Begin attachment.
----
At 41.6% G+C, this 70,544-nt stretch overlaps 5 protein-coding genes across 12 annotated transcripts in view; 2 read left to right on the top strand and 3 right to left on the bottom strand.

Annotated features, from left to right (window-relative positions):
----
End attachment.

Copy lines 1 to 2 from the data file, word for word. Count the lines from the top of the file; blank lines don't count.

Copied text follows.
At 41.6% G+C, this 70,544-nt stretch overlaps 5 protein-coding genes across 12 annotated transcripts in view; 2 read left to right on the top strand and 3 right to left on the bottom strand.

Annotated features, from left to right (window-relative positions):